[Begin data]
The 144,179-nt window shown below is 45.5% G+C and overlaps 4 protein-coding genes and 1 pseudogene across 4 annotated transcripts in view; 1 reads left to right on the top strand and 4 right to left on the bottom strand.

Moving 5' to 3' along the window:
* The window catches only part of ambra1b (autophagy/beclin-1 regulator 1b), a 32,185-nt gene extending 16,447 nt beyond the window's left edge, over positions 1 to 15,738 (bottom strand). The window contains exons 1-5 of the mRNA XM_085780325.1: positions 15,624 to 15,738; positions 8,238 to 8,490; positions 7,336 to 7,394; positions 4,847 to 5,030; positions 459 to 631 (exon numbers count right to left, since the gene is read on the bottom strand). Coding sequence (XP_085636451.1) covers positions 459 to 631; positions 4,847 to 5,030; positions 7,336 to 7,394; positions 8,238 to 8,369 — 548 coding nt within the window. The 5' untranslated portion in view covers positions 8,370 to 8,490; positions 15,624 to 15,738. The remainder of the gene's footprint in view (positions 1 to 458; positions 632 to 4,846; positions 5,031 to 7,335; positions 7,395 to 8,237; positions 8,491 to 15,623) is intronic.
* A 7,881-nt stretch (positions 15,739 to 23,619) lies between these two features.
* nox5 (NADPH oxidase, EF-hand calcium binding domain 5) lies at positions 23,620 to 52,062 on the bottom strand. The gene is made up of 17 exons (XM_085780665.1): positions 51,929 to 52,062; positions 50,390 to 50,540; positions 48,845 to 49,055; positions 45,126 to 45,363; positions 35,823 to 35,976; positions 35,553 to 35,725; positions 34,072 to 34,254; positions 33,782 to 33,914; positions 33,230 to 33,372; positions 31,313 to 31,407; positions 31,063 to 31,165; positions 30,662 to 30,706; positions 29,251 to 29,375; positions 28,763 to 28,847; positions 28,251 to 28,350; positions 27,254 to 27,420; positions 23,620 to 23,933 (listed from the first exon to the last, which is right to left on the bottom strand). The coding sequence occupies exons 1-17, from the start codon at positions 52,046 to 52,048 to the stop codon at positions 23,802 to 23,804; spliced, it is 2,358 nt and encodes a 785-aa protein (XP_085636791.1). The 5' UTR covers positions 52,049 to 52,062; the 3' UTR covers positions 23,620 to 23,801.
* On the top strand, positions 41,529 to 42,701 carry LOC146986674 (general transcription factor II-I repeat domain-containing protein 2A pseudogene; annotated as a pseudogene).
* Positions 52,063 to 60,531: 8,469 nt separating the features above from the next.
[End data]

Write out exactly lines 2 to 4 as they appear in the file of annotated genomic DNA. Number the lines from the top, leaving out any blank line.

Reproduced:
Moving 5' to 3' along the window:
* The window catches only part of ambra1b (autophagy/beclin-1 regulator 1b), a 32,185-nt gene extending 16,447 nt beyond the window's left edge, over positions 1 to 15,738 (bottom strand). The window contains exons 1-5 of the mRNA XM_085780325.1: positions 15,624 to 15,738; positions 8,238 to 8,490; positions 7,336 to 7,394; positions 4,847 to 5,030; positions 459 to 631 (exon numbers count right to left, since the gene is read on the bottom strand). Coding sequence (XP_085636451.1) covers positions 459 to 631; positions 4,847 to 5,030; positions 7,336 to 7,394; positions 8,238 to 8,369 — 548 coding nt within the window. The 5' untranslated portion in view covers positions 8,370 to 8,490; positions 15,624 to 15,738. The remainder of the gene's footprint in view (positions 1 to 458; positions 632 to 4,846; positions 5,031 to 7,335; positions 7,395 to 8,237; positions 8,491 to 15,623) is intronic.
* A 7,881-nt stretch (positions 15,739 to 23,619) lies between these two features.